Rufus Wainwright. Photo by David Gehr. Courtesy of Dreamworks Records.
While others of Rufus Wainwright’s generation combine old beats with the help of new technology, this 23-year-old singer/songwriter does the same, only with a grand piano. “My favorite thing to do when I was a little kid was medleys,” says American-born, Canadian-raised Rufus. “I would do a medley of Eine kleine Nachtmusik, turn it into the Chariots of Firetheme, into some Rossini, and then into Elvis. I’d take hours to figure it out.”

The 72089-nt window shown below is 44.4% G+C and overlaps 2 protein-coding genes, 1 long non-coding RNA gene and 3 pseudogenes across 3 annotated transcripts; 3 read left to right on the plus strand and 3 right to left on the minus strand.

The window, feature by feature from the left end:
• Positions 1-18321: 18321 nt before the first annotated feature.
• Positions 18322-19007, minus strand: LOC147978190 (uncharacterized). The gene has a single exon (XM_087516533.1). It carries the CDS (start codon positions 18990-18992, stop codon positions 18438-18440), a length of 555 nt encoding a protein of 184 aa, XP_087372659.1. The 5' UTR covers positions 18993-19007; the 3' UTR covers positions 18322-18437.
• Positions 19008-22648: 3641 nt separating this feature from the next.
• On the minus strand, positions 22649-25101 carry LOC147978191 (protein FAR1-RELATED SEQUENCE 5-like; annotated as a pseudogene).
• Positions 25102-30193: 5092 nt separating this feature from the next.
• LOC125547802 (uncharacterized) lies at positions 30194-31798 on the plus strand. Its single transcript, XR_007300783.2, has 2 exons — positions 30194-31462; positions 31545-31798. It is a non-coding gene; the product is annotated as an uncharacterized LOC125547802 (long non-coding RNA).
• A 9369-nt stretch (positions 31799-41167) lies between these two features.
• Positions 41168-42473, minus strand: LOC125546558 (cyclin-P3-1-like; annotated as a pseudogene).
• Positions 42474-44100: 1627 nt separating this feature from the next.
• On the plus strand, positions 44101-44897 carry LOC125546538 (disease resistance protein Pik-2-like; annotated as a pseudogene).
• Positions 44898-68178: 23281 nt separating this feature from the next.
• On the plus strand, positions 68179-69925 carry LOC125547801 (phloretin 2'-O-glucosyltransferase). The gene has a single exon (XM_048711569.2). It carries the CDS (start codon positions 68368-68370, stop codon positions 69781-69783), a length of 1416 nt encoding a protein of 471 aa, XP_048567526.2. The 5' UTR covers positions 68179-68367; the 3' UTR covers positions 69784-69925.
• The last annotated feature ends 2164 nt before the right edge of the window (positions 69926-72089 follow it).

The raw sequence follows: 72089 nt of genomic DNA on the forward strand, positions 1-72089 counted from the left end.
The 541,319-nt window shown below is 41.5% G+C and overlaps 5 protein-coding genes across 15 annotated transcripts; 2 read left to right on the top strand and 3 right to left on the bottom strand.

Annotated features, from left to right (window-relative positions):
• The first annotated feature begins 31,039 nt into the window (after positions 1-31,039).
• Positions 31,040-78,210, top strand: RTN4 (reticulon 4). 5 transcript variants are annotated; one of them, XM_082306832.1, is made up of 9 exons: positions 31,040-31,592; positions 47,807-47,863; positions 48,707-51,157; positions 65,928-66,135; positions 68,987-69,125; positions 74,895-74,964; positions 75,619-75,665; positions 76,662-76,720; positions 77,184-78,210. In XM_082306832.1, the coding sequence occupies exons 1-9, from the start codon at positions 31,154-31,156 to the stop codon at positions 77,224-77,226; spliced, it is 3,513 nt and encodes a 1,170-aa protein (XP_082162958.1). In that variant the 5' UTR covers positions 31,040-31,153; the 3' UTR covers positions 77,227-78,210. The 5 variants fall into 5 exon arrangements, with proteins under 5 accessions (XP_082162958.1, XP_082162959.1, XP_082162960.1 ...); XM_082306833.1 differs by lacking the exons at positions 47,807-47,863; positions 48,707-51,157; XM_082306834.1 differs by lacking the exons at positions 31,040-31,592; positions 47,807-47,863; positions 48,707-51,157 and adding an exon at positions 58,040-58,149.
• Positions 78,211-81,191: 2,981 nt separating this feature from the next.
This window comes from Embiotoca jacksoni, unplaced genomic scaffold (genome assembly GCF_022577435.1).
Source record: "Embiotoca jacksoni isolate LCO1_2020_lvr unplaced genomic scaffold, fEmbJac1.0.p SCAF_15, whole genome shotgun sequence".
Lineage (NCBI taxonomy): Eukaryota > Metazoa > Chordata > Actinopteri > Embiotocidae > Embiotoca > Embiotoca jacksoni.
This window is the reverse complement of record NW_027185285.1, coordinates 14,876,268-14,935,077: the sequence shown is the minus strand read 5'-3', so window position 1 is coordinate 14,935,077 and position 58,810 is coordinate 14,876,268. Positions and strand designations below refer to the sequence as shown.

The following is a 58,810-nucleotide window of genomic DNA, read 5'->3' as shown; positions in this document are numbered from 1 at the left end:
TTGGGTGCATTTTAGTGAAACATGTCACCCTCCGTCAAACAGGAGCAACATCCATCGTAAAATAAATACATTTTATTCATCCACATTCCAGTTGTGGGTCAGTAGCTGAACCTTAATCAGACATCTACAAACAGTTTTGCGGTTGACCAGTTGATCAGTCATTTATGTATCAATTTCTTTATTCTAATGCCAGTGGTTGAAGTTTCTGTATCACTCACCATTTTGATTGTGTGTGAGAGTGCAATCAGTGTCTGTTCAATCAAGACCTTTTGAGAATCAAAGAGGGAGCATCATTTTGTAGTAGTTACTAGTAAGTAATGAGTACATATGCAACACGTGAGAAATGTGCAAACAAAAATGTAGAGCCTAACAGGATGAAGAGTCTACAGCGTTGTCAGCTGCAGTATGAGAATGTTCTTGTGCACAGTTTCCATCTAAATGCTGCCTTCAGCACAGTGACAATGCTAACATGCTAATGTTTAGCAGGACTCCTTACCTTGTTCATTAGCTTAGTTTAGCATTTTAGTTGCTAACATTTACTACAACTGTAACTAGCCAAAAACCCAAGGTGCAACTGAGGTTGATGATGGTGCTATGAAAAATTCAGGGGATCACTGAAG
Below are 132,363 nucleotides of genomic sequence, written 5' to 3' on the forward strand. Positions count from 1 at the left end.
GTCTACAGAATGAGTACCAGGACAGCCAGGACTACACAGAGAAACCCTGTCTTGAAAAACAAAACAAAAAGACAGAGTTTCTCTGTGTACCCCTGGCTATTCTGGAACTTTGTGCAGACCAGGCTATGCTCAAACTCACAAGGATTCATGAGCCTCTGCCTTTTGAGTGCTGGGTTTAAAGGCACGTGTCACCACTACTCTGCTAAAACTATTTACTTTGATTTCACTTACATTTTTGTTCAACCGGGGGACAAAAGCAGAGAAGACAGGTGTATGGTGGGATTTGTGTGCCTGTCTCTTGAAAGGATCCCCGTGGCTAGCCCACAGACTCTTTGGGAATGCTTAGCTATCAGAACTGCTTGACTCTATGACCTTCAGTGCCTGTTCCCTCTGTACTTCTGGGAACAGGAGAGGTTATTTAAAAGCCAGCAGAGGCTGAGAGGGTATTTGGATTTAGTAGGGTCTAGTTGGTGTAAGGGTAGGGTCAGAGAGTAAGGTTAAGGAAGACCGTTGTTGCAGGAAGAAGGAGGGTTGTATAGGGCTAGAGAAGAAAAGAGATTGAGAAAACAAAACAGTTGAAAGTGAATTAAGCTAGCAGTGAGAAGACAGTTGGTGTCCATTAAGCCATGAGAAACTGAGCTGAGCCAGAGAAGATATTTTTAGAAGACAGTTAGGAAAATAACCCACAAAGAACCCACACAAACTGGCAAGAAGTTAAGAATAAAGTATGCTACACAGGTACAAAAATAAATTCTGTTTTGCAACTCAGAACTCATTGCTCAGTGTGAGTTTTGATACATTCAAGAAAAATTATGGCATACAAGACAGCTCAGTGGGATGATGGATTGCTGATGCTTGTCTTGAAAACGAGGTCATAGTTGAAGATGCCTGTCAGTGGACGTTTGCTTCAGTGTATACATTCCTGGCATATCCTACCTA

Okay, sounds a little nerdy. But the complex, hummable songs Rufus blends out of notes culled from his love of standards (especially Porter and Gershwin), bits of classical compositions, music hall ditties, and opera arias are thoroughly modern—evocative, perhaps, of a young Elton John, except in this case all the love songs are unabashedly to men, and the whole quaint-but-sophisticated shebang is accompanied by a goofy-sweet, searingly honest stage patter. Whether Rufus’s stage-side comfort is nature or nurture is up for debate: the son of two ’70s singing/songwriting icons, Loudon Wainwright III and McGarrigle sister Kate, Rufus grew up guesting at his mother’s shows; at 16, he and his younger sister and their two cousins toured the folk circuit with their mother and aunt as a sort of McGarrigle Family Singers. One thing you won’t hear much of in Rufus’s music, however, is that folk heritage, against which Rufus admits a “kind of rebellion”: “I love folk music. I really do. But it was pounded into me.” The pounding didn’t appear to leave too deep a bruise however. How many young male artists pin their success on a tender paen to their mother (his bittersweet “Beauty Mark”)?